Saturday, February 18, 2006

Patty cakes

I started making these earlier in the week when we had a food scare at childcare. The kids had been served banana cake, I think it was someone's birthday. Hannah had been given something else, and she had grabbed someone else's slice of cake and may have taken a mouthful. I was horrified that it had happened - the staff at the centre know how serious this can be, but at the same time there was relief as there was no reaction. We have never known what might happen if she ingested egg or nuts because the allergy was picked up when she was so young. She reacted to the egg and peanut protein in breast milk, which was identified by a dermatologist because of the nature of her eczema. The allergy specialist said he couldn't tell what would happen were she to ingest egg or nuts, we were told to carry an epi-pen and be very careful. Hannah's next prick test is not until July, so I won't know for sure til then - but I'm am now desparately hoping that the egg allergy has disappeared.

However until we know for sure, life will still be egg-free. I realised I should have supplied the childcare centre with some egg-free cake so that Hannah wouldn't feel left out when cake was served. So I started experimenting with these. The photo is from my fourth batch which I thought worked the best so far. I'll now send a batch, individually bagged and labelled to the childcare centre for them to freeze and use as needed.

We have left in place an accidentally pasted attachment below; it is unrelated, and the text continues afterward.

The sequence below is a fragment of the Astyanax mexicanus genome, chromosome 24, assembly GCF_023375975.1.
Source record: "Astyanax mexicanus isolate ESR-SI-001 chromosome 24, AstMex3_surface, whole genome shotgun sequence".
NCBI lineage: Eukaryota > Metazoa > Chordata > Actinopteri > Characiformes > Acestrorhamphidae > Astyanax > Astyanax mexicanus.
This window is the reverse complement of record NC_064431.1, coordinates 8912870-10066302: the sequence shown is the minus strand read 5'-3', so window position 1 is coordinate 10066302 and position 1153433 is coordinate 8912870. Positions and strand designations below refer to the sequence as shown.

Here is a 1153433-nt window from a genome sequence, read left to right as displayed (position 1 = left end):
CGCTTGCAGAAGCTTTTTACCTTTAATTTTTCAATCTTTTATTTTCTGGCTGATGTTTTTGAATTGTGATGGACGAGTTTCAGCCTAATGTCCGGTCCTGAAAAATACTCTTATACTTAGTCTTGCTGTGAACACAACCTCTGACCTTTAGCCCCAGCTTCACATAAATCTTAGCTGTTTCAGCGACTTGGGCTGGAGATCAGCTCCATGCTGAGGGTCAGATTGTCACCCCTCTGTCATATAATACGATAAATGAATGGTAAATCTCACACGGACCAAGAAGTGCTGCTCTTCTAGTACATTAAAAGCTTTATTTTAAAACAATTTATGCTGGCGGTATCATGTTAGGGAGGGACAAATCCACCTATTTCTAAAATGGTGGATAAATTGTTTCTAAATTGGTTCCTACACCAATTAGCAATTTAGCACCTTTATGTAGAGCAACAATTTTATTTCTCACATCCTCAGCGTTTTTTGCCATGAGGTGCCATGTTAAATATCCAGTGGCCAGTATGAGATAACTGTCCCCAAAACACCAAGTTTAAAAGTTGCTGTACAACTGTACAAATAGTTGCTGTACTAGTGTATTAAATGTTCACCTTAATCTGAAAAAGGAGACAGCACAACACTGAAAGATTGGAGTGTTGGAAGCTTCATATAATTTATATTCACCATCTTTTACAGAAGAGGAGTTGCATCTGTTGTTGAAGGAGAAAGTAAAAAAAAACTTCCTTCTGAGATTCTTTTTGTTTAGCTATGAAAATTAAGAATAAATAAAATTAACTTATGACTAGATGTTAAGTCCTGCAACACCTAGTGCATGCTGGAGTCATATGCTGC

I'm not sure what to call them, in the original recipe from my Mum, they are patty cakes. I imagine now they would be called cup cakes, Hannah calls them muffins. They are baked in paper liners that are called patty pans, and then traditionally they would be iced or turned into butterfly or jelly cakes. They store well in a cake tin for a few days and freeze well.

In my mum's recipe the cream used is supposed to be soured, i.e. ordinary cream that has turned. She said it made no difference to the recipe if you used soured cream or fresh cream, so I guess it's an economy measure to use up cream that would otherwise be wasted. This recipe makes between 11 and 12 small cakes.

1/2 cup cream
1/2 cup castor sugar
3/4 cup plain flour
1 1/2 tsp baking powder
1/2 tsp vanilla
4 tbs milk

Beat the cream and sugar until the cream thickens. Gently mix in milk and vanilla, then add flour and baking powder and gently combine.

Place patty pan liners (or paper muffin cases) into patty-pan tray (muffin tray with 40ml capacity cups) and spoon 1 desertspoon of mix into each. Bake at 180 degrees C for between 20 and 25 minutes. Makes 12.


Blogger neil said...

It's so hard to keep small ones from things that may harm them. At my daughters school, there is a child in her class that is allergic to peanuts, and the school is talking about banning them altogether. Of course our daughter only eats three things in her sammies, peanut butter, nutella (which contains peanut oil) and hundreds and thousands. Looks like a win for the fairies.

4:01 pm  
Anonymous hannah's mum said...

It is a really difficult issue, I'm aware of some parents who strongly resent being told not to bring nuts to playgroup and schools. But sadly serious food allergies seem to be a growing problem and I suspect in the future most schools will be forced into action. Certainly at primary school one can hardly expect the teachers to supervise what goes into whose mouth and small kids will experiment. I appreciate that your sympathetic to the issue.

9:31 pm  

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